“He threw that one away.”
You hear this every Sunday in autumn, from the mouths of both NFL announcers and bar stool analysts. In football parlance, it refers to a quarterback intentionally spiraling a pass out of bounds, far over the heads and beyond the grasps of any players on the field. The passer is wasting a down, but only to avoid a potentially more dire outcome, such as a sack or an interception. He threw that one away refers to having no desirable options and thus choosing the least undesirable.
On Wednesday morning, former New England Patriot tight end Aaron Hernandez was found guilty of the first-degree murder of Odin Lloyd. In the Commonwealth of Massachusetts, that verdict carries a mandatory sentence of life without parole. Hernandez threw that one away. He launched his life far beyond the field of play and into, as long as he lives, the inside of a jail cell. Why?
The tragedy of Hernandez’s now wasted life is that there were no metaphorical pass rushers in his face. No imminent sacks or turnovers in his future. In the gridiron vernacular, he was running in the open field.
On June 17, 2013, in the predawn hours when Lloyd, 27, was shot five times, twice in the chest, Hernandez was 23 years old. A former All-American at the University of Florida, where he helped the Gators win the 2008 national championship, Hernandez had already played three seasons in the NFL.
The 6-foot-2, 255-pound stud was not selected until the fourth round of the NFL draft as questions—in hindsight, well-founded ones—swirled around his character. And yet the Bristol, Connecticut, native had dropped into the ideal professional situation. His quarterback was Tom Brady, one of the all-time greats, a designation that also fit his head coach, Bill Belichick. Hernandez may not have been the team’s top tight end, but only because the Patriots’ other player at that position, Rob Gronkowski, was the league’s best.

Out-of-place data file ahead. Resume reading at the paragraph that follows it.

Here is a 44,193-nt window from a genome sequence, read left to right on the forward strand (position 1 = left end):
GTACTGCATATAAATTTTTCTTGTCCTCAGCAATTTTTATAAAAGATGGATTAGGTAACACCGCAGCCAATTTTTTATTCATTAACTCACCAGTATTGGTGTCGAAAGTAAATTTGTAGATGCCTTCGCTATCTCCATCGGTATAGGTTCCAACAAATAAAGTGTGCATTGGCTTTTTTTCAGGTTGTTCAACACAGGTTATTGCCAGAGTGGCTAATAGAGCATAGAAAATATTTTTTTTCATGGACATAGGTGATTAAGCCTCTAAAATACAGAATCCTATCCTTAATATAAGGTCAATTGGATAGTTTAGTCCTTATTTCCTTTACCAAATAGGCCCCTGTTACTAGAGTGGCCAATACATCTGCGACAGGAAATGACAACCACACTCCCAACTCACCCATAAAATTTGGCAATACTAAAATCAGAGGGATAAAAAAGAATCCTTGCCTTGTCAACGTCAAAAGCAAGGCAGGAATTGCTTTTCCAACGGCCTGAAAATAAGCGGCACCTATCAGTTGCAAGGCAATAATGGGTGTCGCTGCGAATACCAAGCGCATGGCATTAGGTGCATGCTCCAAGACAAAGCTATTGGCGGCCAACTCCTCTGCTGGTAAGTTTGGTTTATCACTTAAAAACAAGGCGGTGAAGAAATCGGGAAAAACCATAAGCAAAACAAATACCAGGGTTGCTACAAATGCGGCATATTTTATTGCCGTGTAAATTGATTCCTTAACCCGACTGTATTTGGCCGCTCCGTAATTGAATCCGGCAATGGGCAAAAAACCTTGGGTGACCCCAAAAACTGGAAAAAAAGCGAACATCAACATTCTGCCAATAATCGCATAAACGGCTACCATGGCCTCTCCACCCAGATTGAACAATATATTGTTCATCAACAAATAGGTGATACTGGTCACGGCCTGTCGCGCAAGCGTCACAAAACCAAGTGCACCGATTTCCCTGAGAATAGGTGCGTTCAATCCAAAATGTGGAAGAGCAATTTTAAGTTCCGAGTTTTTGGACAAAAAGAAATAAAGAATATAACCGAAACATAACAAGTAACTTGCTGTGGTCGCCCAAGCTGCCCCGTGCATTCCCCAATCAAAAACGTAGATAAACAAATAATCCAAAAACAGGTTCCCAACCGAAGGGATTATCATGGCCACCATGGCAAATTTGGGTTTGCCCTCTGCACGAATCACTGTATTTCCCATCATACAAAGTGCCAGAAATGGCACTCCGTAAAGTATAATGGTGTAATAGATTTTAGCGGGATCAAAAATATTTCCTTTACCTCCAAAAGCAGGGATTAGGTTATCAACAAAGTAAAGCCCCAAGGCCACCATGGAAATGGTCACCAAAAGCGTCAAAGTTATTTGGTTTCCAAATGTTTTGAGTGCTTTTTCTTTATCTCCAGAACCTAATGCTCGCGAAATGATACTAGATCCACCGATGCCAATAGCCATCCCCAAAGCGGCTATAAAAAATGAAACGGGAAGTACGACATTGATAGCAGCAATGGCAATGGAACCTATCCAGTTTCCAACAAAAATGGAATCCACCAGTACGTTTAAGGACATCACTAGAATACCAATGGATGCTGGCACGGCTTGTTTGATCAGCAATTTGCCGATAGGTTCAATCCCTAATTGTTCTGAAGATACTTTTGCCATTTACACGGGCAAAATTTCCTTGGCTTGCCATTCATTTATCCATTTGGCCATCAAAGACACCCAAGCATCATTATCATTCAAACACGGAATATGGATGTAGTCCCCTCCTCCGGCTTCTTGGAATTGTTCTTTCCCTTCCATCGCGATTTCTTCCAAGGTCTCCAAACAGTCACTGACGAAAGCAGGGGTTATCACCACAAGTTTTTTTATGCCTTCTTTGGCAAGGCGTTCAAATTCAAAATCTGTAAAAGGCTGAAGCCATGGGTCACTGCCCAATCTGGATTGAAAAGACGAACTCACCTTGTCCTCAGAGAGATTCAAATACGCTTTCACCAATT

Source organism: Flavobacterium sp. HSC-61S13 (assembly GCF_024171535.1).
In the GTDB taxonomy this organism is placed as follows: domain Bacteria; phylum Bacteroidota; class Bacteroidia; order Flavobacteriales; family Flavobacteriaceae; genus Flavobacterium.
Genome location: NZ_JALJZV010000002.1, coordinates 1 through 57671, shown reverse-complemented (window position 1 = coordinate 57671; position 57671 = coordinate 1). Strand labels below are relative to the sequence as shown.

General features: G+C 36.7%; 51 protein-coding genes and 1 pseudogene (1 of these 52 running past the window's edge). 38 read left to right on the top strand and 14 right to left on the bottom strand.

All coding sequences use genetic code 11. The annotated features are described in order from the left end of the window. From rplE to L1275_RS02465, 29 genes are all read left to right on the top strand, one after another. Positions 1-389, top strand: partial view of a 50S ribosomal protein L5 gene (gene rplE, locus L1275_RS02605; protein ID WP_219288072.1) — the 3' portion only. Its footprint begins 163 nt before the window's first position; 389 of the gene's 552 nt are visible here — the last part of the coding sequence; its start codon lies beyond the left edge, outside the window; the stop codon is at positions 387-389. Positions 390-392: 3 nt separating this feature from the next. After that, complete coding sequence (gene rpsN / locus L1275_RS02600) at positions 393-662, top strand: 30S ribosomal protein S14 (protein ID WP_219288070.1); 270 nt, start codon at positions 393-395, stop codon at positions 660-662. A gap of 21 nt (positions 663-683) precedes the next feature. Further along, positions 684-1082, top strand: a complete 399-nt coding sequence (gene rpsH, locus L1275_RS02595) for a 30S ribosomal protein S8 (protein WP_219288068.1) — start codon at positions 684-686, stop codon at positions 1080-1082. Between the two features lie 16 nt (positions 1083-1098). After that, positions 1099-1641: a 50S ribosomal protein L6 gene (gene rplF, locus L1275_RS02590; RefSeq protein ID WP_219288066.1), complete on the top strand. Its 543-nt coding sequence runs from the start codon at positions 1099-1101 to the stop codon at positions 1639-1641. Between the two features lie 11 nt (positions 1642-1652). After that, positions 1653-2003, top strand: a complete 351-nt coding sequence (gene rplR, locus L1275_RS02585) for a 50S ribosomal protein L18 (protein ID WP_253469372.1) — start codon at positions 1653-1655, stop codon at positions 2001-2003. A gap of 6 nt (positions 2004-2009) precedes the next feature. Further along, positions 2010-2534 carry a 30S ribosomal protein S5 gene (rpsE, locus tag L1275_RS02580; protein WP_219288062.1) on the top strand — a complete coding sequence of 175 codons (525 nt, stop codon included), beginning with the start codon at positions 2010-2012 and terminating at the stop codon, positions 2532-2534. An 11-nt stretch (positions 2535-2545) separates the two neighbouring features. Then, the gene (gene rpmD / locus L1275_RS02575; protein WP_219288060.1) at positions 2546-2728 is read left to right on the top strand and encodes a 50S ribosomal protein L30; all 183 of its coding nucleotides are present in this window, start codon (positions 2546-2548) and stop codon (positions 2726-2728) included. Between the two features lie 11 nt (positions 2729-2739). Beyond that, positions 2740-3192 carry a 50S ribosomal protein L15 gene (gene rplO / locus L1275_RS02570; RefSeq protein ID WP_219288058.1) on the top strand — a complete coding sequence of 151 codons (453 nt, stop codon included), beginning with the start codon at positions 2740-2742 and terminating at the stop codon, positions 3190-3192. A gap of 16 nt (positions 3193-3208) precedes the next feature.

The Pats had selected both tight ends in that 2010 draft, and it was not a matter of redundancy. Belichick placed both tall, strong and athletic receivers on the field at the same time, creating nightmares for opposing defensive coordinators. In their three seasons together, Gronkowski and Hernandez caught 187 and 175 passes, respectively. Hernandez had just 12 fewer receptions despite playing in five fewer games than his 6-foot-6 teammate due to injury.
As a tandem, Gronkowski and Hernandez were in the early stages of becoming an unstoppable weapon. In their second season, for example, they set NFL records for receptions (169), yardage (2,237) and touchdowns (24) by tight ends on the same team, as the Patriots advanced to Super Bowl XLVI. Hernandez even caught a 12-yard touchdown pass in that contest, but the Patriots lost to the New York Giants, 21-17.
Hernandez had youth, glory, outstanding physical gifts and, of course, wealth. The Patriots treasured the pair. During that 2012 offseason, New England signed “Gronk” to a six-year, $54 million extension, but Patriots owner Robert Kraft gave Hernandez no reason to feel neglected. In August, just days before the season would kick off, the Pats signed Hernandez to a five-year, $40 million extension that included a $12.5 million signing bonus.
Gronkowski’s extension was the largest ever doled out to an NFL tight end, while Hernandez’s signing bonus also set a new benchmark for the position. They were 24 and 23 years old, respectively. Their futures, and the Pats’ for the next five seasons, were set.
There’s a song by the rap group Geto Boys titled “Damn, It Feels Good to Be a Gangsta,” and from what has been unearthed about Hernandez’s past, both at the University of Florida and in New England, he subscribed to that credo. In addition to the Lloyd conviction, he was indicted last May for a double homicide in 2012.
Not long after Hernandez was arrested in June 2013, former Patriots teammate Matt Light was asked about him by the Dayton Daily News. Keep in mind that Light, a three-time Pro Bowl offensive tackle, played 11 seasons in New England and won three Super Bowls. “I never talk about other guys,” said Light, “but I will say I have never embraced—never believed in—anything Aaron Hernandez stood for.” Those are sentiments you never hear one professional athlete say about a teammate.
Last January 29, just a few days before the Patriots met the Seattle Seahawks in Super Bowl XLIX in Glendale, Arizona, Hernandez’s murder trial commenced in Fall River, Massachusetts. During his opening statement, Michael Fee, Hernandez’s defense attorney, asked jurors why a professional football player with that much money and “the world at his feet” would throw it all away.
“Why?” asked Fee. “Why would Aaron Hernandez do this?”
There is no good answer.